So, there's this thing called the internet. And we use it for nearly all our research into anything these days. This is especially true for research on topics that have to be current, such as, well, agent and editor listings. When you have a story or novel to submit, you hit the interwebs to find a spot for it, right?
Believe it or not, back in the old days, writers had to rely on books for such research. Like real, physical books. And most of the time when you were doing research the books you needed to reference were huge and unwieldy tomes housed in the library. There were also books published by Writer's Digest and others, extensive, expensive listings of publishing contacts that were out of date by the time you bought them. Overall, it was a royal pain. So, thank God for the internet. When I was submitting Emma Jean to a gazillion publishers I used internet agent listing sites extensively.
(Alas, I'm having a hard time finding any current ones I can link to. There used to be an amazing one that listed everyone, compiled by a guy with a serious case of sour grapes, who posted every single rejection letter he ever got, and the agent contact info, too. It was a fantastic resource–but also bordered on libelous at times. I suspect he got shut down. Anybody remember this site or have a link for it? NEWS FLASH–I found it! Here's the link to part one, of seven. Check it out. The guy is relentless.)
Anyway, I digress. I hadn't paid much attention to agent listings lately (this will change soon, as I'm finishing the rewrite of my second novel–agents, I'm looking at you, yes, you, soon) and had assumed that the big guidebooks were a thing of the past. But, oh how wrong I was. Because towards the end of last year I was offered the chance to review Jeff Herman's Guide to Book Publishers, Editors & Literary Agents. And, having my own agent search in mind as well as the needs of my loyal readers, I said yes.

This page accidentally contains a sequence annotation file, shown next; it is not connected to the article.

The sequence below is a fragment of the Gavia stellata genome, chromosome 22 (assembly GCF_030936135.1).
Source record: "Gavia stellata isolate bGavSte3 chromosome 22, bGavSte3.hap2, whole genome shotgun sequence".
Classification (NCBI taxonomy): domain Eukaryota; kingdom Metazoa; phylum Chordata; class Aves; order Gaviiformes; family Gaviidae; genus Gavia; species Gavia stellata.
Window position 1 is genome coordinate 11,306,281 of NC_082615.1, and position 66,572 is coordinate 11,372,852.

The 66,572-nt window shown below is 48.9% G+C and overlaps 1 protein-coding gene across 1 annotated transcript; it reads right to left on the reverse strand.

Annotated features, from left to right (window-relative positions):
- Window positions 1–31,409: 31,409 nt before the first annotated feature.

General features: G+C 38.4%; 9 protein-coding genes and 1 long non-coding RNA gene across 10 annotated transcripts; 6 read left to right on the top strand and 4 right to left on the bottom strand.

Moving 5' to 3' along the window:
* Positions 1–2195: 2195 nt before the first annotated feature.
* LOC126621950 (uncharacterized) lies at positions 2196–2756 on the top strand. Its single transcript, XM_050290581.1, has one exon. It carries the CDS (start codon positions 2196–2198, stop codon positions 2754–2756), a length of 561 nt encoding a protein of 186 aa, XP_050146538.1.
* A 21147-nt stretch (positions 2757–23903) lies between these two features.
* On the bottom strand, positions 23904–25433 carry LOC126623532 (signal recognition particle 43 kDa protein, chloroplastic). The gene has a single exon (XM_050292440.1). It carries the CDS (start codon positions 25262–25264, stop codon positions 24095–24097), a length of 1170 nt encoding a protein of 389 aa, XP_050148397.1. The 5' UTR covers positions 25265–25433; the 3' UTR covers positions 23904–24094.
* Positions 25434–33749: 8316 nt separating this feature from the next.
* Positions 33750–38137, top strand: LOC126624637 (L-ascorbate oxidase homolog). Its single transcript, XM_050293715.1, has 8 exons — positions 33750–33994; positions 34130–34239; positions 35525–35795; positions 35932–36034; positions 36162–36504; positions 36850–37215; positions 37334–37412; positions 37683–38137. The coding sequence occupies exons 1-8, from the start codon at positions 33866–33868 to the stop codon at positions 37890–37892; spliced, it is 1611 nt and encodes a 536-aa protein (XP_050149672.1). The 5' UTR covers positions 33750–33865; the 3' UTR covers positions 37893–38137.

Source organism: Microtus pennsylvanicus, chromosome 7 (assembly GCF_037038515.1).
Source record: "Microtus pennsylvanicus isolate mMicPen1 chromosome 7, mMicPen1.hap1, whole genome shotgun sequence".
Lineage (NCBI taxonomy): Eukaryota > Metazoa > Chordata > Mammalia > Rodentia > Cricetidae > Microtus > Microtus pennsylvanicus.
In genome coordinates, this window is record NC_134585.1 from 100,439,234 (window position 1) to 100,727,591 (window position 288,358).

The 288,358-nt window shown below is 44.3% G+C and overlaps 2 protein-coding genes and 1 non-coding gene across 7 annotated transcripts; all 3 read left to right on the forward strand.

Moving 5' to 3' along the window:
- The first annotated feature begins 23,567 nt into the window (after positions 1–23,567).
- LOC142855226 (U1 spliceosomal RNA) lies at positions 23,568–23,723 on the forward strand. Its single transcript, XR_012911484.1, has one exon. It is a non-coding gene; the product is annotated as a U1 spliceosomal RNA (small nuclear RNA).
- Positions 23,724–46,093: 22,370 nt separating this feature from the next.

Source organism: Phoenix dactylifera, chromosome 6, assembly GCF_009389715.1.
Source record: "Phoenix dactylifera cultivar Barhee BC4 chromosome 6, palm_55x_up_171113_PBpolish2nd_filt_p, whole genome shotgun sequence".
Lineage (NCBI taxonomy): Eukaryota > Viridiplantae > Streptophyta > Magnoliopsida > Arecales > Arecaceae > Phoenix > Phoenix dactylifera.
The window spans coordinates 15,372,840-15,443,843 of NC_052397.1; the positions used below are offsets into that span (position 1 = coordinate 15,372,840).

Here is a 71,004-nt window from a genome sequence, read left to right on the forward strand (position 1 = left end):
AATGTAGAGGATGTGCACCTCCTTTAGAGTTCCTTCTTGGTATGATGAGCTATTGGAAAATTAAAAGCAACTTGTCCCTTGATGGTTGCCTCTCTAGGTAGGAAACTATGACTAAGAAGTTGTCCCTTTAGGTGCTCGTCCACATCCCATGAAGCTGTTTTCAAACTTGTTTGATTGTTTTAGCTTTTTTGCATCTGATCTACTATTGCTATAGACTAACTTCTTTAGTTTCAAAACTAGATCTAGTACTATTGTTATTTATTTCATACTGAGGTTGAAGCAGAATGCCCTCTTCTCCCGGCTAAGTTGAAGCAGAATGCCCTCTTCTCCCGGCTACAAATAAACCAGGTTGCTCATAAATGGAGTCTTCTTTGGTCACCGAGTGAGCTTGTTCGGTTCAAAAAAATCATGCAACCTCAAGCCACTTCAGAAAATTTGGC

I have to say, the book is pretty great. The bulk of it is a directory of publishers, literary agents and independent editors. Since I'm most interested in agents at this point, that's what I focused on perusing. And what I like about the listings is that besides the basic info about email and address, they also include a Q and A interview the agent has filled out, which really gives you more insight into them.
And that's not all–there are numerous essays throughout the book. These are written mainly by Herman and his wife Deborah. Some, like the one on digital marketing, are useless. But others, like the chapter on how agents work and how to find one are quite good. (I'll be talking more about that chapter in a future post, because as I was writing this up it occurred to me that a How to Find an Agent post would be an excellent idea.)
There's also info on writing book proposals and query letters, definitions of publishing terms, insider tips, and so on. It's quite the comprehensive book. And it's got a price tag to match–$29.99 (a bit less on Amazon).
So, the question is whether or not I would recommend this book. And the answer is….yes, if. What I mean by that is yes, if you are a newbie to the writing and publishing world. (Though do bear in mind that Herman approaches these worlds with a very particular mindset.) There's a ton of information here that will give you a good grounding in the industry. If you have more experience in these worlds, check it out from the library. Because it is fun to leaf through and read and of course, the directory part seems to be quite extensive. (But also remember that the publishing industry is notoriously fluid. You'd do well to double check any information in the book with a look at the internet.)
Do you have an agent? Did you use a directory to find one?
(For the record, I received a copy of the book in order to write this post, but no other compensation.)